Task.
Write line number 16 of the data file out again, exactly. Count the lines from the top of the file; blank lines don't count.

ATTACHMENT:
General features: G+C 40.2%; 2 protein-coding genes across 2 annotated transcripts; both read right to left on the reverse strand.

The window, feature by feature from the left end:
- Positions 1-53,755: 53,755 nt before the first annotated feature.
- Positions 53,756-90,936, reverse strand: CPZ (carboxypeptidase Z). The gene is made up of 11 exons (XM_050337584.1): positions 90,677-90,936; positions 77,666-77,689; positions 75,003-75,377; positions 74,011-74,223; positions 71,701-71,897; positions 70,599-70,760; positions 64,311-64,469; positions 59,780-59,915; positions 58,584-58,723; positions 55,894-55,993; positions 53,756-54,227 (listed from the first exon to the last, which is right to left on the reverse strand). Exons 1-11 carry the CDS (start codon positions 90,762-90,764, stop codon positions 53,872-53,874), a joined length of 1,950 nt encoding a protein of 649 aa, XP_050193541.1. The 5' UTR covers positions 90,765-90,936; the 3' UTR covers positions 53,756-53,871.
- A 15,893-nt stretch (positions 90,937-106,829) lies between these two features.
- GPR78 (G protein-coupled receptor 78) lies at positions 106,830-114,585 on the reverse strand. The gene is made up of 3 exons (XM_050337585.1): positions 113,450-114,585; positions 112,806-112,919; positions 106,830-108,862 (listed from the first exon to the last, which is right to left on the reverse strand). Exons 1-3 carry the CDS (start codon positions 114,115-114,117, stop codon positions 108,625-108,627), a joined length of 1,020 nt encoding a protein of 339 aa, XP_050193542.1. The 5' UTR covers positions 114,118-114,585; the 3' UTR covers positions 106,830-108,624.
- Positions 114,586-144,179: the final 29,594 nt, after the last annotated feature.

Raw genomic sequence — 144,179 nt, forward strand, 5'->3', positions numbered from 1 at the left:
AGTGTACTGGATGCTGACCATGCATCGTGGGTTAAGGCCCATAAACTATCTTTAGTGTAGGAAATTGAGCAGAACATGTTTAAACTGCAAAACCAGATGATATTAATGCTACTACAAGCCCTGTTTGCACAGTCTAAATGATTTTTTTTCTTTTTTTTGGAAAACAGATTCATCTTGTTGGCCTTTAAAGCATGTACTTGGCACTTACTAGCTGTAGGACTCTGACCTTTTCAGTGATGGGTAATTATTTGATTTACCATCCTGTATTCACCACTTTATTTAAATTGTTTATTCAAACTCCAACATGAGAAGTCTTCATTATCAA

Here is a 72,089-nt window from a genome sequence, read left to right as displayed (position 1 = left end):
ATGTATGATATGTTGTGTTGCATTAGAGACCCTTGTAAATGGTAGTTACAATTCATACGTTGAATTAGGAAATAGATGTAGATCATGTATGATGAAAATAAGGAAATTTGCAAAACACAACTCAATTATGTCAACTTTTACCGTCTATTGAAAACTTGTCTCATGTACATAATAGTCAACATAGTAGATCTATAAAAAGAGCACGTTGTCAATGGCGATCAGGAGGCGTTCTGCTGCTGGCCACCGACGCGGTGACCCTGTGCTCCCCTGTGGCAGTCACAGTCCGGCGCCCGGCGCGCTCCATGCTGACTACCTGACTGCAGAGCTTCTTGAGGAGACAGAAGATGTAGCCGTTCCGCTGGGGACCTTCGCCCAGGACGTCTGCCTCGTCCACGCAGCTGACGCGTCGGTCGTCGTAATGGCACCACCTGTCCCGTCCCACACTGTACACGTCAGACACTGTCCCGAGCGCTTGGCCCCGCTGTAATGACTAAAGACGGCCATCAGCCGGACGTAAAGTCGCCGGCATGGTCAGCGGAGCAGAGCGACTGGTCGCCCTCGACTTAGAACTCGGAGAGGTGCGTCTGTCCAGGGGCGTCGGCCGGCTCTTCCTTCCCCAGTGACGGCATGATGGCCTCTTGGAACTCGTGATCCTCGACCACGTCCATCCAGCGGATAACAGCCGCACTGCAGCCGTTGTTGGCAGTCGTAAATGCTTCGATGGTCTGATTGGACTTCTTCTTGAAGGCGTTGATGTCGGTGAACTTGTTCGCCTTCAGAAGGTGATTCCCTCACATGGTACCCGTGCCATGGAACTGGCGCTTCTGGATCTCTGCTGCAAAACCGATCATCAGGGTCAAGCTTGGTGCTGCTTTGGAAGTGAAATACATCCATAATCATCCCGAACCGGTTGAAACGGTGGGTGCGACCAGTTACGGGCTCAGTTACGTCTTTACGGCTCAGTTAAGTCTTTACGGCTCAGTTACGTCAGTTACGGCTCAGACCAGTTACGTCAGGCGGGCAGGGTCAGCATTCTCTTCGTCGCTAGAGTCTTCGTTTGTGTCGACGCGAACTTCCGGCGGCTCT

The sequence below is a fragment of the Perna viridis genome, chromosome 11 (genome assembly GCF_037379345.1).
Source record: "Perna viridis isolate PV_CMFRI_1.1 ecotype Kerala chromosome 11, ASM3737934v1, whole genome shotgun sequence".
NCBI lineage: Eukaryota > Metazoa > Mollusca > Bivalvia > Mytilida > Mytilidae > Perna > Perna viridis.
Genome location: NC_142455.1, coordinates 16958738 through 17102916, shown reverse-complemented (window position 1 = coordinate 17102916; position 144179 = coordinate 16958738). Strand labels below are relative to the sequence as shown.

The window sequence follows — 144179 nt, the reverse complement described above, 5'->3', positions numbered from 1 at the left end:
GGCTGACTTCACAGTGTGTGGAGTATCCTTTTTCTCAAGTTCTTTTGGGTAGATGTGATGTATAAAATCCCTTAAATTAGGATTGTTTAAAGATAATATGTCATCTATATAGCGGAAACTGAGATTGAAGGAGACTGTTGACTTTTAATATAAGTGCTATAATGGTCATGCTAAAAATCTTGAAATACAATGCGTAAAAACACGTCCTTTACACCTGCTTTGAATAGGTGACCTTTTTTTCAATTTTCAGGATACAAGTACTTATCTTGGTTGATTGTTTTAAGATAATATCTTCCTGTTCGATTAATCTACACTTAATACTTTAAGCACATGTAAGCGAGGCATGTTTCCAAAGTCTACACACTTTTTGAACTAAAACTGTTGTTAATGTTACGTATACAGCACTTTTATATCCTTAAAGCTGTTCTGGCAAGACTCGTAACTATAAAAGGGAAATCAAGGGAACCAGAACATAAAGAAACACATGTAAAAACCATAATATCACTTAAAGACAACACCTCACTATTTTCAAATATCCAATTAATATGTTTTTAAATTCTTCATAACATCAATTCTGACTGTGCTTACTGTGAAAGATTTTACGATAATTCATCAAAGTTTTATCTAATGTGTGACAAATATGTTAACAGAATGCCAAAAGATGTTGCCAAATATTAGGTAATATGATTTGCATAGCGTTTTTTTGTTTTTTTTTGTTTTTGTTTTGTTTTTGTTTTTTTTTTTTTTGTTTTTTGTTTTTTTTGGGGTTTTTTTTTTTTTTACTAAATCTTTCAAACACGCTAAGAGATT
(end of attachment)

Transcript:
The window sequence follows — 144179 nt, the reverse complement described above, 5'->3', positions numbered from 1 at the left end: